May is the month when bluebells bloom in Scotland and one of the best places to see these delicate little plants blossoming is the appropriately named Kinclaven Bluebell Wood, in Perthshire.
On a bright sunny day, the glorious sands of Tentsmuir, in north-east Fife, are a popular spot but stray south from the Forestry Commission car park at Kinshaldy and you quickly leave the crowds behind.
This hike through the Sidlaw Hills, to the north of Dundee, was born of a sunny Spring afternoon stravaig which, as any seasoned walker or scholar of the Scots tongue will tell you, is simply an aimless wander.
Dug out in the 12th Century, Perth’s Town Lade began its working life as an offshoot of the River Almond, the water drawn off and funnelled down through bleachworks at Huntingtower and Ruthvenfield, a dye works at Tulloch and then the mills of Perth before flowing into the River Tay.
Bessie’s Cairn in Glen Isla is a stout little landmark tucked away in one of the remotest corners of Angus.
Like plantations across the land, Blackcraig Forest has a network of tracks and paths, routes laid down by lumberjacks to plant and extract timber but ideal for exploration on foot.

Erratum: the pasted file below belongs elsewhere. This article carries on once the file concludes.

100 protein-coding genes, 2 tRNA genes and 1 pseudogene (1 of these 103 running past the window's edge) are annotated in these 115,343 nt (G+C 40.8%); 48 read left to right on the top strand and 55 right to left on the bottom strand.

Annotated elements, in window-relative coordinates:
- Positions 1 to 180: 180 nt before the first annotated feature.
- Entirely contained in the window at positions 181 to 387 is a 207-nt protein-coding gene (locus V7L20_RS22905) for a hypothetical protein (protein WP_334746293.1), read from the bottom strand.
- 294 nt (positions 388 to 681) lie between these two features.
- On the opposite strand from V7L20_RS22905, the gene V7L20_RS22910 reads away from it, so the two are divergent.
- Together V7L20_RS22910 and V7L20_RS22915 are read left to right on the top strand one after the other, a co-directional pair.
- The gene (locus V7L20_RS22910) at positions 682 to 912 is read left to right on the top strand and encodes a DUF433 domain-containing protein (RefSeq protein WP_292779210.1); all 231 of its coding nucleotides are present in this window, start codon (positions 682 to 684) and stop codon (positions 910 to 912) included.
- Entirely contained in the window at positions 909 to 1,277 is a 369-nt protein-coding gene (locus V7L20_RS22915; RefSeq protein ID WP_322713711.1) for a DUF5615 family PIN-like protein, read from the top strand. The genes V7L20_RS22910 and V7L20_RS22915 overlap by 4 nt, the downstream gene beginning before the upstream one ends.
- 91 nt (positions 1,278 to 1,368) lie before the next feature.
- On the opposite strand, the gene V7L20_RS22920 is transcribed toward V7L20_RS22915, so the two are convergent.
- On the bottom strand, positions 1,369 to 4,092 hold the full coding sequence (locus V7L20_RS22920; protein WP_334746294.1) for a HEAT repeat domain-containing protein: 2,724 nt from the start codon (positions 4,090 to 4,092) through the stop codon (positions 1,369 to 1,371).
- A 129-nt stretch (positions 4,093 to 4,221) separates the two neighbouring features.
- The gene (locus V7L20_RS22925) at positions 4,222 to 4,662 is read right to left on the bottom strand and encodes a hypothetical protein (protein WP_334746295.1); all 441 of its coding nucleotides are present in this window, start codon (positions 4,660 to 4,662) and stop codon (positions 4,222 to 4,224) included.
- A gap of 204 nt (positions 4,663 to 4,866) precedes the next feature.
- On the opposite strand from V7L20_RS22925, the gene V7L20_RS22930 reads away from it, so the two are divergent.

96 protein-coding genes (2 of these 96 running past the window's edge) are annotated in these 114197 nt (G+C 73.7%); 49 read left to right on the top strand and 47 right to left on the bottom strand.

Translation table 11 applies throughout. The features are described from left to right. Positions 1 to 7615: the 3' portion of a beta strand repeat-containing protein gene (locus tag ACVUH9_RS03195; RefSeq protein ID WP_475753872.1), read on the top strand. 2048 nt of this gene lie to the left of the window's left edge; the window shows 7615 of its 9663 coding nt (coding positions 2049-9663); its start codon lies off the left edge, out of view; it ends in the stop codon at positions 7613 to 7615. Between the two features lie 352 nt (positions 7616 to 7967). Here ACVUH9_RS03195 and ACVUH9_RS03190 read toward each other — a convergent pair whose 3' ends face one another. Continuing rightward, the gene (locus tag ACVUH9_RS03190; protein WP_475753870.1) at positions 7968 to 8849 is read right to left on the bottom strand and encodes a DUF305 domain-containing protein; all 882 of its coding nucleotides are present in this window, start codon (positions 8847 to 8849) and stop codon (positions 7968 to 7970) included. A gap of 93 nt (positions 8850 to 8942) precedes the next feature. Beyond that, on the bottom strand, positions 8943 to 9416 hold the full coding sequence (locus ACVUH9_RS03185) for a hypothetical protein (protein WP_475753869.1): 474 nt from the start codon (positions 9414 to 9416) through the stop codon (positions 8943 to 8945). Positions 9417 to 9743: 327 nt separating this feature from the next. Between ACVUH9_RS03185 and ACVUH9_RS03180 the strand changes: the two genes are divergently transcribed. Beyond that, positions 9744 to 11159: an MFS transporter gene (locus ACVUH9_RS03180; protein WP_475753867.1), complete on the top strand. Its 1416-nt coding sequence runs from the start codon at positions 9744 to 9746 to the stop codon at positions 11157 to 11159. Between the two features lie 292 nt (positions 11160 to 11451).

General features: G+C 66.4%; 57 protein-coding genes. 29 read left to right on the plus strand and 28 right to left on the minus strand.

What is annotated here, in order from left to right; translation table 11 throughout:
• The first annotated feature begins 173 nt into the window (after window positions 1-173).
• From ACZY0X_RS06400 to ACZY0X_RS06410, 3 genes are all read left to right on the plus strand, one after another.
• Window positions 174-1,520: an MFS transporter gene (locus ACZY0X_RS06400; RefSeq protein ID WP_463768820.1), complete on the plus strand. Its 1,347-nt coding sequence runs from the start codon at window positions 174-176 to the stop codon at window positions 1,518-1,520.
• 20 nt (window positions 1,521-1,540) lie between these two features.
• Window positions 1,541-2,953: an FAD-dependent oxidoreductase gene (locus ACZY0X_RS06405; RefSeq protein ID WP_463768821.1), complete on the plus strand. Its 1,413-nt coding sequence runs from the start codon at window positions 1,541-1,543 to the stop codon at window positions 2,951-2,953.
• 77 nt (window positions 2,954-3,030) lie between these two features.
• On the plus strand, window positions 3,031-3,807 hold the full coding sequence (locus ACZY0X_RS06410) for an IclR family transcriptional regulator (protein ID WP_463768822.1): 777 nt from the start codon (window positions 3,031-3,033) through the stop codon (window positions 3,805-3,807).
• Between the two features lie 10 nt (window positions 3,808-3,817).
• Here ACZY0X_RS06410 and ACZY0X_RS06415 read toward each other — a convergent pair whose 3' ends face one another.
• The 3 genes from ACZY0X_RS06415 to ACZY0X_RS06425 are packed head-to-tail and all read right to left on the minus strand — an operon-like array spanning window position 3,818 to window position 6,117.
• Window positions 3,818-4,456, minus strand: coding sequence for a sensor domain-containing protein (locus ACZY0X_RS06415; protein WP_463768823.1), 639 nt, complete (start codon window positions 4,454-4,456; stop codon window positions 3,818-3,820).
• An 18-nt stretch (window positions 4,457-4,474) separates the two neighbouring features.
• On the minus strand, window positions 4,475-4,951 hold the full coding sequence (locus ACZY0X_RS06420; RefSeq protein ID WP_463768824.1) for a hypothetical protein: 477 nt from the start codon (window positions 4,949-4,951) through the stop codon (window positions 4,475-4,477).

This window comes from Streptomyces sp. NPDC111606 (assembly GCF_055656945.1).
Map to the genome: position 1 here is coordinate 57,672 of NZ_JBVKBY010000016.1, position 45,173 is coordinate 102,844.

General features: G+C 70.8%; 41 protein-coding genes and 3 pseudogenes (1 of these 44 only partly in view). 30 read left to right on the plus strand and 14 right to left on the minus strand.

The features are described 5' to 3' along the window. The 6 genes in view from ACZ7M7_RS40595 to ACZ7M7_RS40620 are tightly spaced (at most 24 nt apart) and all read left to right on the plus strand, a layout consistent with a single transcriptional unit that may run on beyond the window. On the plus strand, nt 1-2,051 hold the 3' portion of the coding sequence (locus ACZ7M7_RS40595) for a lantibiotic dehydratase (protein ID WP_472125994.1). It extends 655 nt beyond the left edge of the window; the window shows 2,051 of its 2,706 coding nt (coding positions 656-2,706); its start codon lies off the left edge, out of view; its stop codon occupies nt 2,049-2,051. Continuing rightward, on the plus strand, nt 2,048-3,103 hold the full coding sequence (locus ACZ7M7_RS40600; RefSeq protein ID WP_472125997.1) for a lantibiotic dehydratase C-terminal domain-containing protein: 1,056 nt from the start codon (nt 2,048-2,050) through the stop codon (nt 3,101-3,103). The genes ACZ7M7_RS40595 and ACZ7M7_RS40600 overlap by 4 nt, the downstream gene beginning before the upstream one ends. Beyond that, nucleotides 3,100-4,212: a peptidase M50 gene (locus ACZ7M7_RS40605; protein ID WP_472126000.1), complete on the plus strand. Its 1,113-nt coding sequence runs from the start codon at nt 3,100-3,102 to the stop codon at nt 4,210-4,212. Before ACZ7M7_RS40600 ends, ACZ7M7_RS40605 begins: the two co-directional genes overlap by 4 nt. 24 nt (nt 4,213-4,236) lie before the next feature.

Lake of Menteith has the distinction of being just one of a handful of ‘lakes’ in Scotland, the term more commonly associated with bodies of water south of the border.
Still just one lottery jackpot win away from buying my own secluded Scottish estate, the opportunity to wander through the tranquil wooded policies of someone else’s is always time to treasure.
Opened a handful of summers ago, the Sleeping Giant Path was, at the time, described as the missing link between the communities of Fife and Perth & Kinross separated by the recumbent form of Benarty Hill.
The twin peaks of Creigh Hill, above Backwater Reservoir, in Glen Isla, were, in prehistoric times, home to two great burial cairns.